The anesthesiologist never came back to check on me during my hospital stay despite my complaints.

On Sunday, my husband, my mom and I left the hospital with our newborn in the back seat. I still felt like I had a mini epidural. Here I was with a new baby, and all I could think about was why I felt like I was slowly going paralyzed.

Every time I sat down, my lower back would pulsate in excruciating pain that would begin in my spine and wrap around to my abdomen. My legs felt like jelly, as though they would collapse under me at any moment. I felt strange muscle twitches and an electric-like buzzing, pins-and-needles sensation in my legs. I could barely walk around the block. It was the first time in my life that I truly wanted to die.

With the neuropathy spreading to my arms, I wound up in the emergency room twice during my baby’s first few days on earth. During that precious time that most new mothers spend bonding with their newborns, I was in the ER pumping breast milk to feed my baby who was being cared for by my husband and mom at home. It broke my heart that I could barely hold him, let alone bond with him during this time.

I was told that my problems could not be from the epidural, as all tests and MRI’s came back normal, and I was sent home.

Oh my God, I thought. How could I be fine one day, go in to give birth the next, and come out like this?! How could it NOT be from the epidural? No one wanted to talk about the elephant in the room.

Weeks passed. I desperately sought the opinion of several other neurologists, all of whom avoided discussing the epidural and, after running numerous blood tests that came back normal, dismissed my symptoms as psychosomatic; a result of postpartum depression and anxiety. I was prescribed anti-depressants and sent home again and again with no mention of the epidural.

Months passed. Every day was filled with pain, weakness, and bizarre neuropathic symptoms. Burning pain one minute, ice-cold sensations the next, worms crawling under my skin, muscle spasms like a human popcorn machine. I continued to beg God to take me. Meanwhile, I had a baby to care for. I was a mother.

I put on a fake smile for months, as I did not want my baby to sense my pain and agony. I relied on my husband to hold the household together. My rock, he did all of the chores and cooked all of the dinners. I owe him a lot.

Every day, I used every ounce of my energy to care for my baby, using nap times to obsessively search the Internet for answers. I finally came across a page that described my symptoms perfectly. The disease was called adhesive arachnoiditis. A book had been written about it called “The Silent Epidemic,” since many doctors fail to diagnose it out of ignorance or fear, hence the code of silence.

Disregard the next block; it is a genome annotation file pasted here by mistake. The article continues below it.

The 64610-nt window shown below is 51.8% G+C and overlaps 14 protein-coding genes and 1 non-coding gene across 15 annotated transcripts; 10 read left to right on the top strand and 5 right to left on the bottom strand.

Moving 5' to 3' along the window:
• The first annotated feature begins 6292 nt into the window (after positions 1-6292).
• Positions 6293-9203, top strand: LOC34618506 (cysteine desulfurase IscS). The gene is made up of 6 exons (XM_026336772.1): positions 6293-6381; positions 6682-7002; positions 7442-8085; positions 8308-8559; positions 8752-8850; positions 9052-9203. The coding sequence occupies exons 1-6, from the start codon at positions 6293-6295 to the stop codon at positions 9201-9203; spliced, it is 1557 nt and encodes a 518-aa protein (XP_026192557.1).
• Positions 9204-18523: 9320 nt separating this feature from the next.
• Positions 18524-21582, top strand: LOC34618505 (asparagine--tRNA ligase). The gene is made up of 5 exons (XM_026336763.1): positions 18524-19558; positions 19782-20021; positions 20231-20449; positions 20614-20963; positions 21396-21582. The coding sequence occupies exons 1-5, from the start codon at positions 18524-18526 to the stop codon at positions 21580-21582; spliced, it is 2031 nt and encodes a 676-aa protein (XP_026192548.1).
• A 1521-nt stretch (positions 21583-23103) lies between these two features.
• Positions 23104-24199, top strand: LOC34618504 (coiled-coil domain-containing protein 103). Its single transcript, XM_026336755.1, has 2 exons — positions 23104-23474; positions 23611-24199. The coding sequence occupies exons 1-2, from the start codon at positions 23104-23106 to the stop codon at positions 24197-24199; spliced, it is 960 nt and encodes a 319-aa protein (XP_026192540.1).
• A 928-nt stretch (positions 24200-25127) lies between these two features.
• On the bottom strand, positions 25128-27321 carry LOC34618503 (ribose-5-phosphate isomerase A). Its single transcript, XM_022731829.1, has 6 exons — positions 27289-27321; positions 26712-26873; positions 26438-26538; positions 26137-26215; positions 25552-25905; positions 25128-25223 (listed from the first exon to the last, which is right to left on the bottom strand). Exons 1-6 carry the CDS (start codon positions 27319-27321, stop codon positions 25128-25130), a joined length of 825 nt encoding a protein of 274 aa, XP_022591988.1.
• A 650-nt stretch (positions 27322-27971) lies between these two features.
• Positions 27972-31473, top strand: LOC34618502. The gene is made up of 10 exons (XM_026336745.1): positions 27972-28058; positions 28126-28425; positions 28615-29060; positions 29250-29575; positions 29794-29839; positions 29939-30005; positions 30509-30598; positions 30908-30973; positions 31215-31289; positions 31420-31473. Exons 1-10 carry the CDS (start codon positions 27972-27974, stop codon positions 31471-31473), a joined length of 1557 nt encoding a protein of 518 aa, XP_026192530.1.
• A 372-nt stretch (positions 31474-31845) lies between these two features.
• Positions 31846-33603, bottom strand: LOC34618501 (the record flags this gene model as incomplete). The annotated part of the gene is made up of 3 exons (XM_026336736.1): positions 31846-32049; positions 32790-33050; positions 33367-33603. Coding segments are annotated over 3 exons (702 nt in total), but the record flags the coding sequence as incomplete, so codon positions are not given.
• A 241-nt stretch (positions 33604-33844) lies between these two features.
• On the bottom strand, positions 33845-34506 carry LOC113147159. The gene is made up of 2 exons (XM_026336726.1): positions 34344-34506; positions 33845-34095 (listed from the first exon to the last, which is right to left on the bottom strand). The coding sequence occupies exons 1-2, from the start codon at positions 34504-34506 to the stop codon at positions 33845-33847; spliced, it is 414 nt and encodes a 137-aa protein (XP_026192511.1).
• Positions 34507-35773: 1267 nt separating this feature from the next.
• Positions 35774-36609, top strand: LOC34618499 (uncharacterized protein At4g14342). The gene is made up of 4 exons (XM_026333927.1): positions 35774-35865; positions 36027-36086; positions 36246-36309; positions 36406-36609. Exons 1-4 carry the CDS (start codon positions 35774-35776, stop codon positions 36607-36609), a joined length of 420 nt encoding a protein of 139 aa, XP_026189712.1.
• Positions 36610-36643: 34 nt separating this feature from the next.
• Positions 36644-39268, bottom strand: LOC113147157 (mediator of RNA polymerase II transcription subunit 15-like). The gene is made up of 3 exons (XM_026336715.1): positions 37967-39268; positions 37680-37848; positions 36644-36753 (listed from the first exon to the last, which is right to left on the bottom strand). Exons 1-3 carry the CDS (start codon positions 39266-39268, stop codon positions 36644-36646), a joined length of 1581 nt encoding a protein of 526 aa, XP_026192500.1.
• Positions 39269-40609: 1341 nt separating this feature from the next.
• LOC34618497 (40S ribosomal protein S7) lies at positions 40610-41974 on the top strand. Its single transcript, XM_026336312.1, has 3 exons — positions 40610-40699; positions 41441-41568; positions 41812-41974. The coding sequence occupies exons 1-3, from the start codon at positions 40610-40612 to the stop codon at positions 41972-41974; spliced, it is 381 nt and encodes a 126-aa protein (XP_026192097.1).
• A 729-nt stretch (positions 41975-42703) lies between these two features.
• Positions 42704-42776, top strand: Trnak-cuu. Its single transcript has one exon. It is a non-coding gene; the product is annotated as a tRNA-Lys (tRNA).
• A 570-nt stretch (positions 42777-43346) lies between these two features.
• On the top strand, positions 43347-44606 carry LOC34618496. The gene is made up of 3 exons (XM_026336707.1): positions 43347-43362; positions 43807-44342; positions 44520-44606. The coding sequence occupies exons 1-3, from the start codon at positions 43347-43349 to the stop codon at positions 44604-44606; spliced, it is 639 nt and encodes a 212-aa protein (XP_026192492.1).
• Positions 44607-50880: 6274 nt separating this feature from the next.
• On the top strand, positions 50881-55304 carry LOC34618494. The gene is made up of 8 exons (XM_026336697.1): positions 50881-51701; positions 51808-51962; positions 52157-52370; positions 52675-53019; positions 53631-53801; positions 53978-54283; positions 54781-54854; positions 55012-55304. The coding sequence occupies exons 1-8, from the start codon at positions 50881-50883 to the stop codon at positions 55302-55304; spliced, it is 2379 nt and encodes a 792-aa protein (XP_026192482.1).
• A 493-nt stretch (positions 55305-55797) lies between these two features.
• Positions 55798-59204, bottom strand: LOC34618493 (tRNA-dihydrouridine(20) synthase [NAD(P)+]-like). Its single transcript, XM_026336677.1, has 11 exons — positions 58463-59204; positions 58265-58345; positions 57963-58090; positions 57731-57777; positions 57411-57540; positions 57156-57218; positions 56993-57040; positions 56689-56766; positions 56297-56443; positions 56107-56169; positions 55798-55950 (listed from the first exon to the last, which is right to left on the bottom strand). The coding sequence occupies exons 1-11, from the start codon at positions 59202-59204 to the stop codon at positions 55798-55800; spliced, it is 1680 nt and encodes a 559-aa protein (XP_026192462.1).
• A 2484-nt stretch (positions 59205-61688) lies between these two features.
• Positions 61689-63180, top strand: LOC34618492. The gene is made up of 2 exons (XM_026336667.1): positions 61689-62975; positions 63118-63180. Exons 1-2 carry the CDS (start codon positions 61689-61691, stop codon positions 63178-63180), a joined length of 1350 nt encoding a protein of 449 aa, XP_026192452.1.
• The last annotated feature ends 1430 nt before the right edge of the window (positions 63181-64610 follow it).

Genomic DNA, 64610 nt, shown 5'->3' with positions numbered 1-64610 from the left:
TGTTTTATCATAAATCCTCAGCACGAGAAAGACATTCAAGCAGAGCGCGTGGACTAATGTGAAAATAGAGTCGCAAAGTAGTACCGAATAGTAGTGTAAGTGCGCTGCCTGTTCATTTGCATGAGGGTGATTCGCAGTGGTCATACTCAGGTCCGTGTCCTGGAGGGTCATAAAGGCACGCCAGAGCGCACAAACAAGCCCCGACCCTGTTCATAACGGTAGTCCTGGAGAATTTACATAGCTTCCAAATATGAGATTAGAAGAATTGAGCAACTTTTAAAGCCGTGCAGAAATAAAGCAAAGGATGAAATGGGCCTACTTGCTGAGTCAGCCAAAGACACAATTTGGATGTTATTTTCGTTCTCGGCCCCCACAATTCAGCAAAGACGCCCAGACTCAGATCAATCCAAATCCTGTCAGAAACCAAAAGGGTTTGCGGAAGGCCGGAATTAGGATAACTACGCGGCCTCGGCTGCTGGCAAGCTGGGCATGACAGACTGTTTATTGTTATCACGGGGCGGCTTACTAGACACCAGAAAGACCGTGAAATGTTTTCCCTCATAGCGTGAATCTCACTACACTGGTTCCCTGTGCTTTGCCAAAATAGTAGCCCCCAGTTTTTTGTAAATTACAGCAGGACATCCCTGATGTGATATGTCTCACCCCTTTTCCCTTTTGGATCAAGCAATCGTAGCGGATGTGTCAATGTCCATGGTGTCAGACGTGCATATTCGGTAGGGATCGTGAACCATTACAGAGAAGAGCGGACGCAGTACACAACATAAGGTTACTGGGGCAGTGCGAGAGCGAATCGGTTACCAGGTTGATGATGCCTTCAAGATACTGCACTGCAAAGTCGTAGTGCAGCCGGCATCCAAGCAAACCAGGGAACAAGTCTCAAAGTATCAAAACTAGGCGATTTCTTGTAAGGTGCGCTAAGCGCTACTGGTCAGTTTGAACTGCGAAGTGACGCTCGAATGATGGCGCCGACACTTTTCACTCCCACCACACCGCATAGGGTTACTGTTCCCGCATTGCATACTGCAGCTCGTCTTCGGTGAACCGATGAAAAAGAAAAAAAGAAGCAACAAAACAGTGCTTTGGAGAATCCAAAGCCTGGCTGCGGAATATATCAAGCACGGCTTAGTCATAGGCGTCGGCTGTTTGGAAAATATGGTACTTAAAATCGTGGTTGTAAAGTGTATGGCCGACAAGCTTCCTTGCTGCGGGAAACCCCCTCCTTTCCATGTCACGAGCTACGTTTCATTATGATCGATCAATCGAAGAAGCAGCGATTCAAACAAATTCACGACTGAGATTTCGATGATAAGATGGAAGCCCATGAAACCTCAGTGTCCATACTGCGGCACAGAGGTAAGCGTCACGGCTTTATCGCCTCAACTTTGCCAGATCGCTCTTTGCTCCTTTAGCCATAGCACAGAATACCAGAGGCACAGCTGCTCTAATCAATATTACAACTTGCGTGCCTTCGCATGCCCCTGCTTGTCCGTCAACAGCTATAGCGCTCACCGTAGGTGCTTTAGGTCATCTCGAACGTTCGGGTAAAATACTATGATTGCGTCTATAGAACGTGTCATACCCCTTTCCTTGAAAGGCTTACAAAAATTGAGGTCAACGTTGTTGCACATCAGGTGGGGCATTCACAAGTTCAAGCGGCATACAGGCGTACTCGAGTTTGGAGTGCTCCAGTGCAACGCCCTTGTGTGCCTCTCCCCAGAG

I found the author of this book, Dr. Antonio Aldrete, one of the world’s premier experts on the disease, and sent my medical records and MRI’s to him for review. Shortly thereafter, he confirmed the diagnosis of adhesive arachnoiditis over the phone. Nerve root clumping was evident on my MRI’s. I was both devastated and relieved. Finally, I knew what was wrong with me. I was NOT crazy or anxious or just another postpartum depression case.

Then, I was angry. How did the other doctors miss this for so long? Do they not know what it is? Are they hiding it from me?

I have since gone through many treatments for my pain, and I live one day at a time. Because the disease is iatrogenic,(induced inadvertently by a physician or surgeon) little research has been done on arachnoiditis, so there is no specific treatment protocol. The medications I take are largely experimental in nature.

It has been difficult adjusting to life with a spinal disorder. A former avid runner and assistant cross country coach, I now cannot stand or sit for long periods of time without terrible pain. I rely on medications 24/7 in order to function and maintain moderately low pain levels. Unless a cure is discovered, I will likely depend on them for the rest of my life.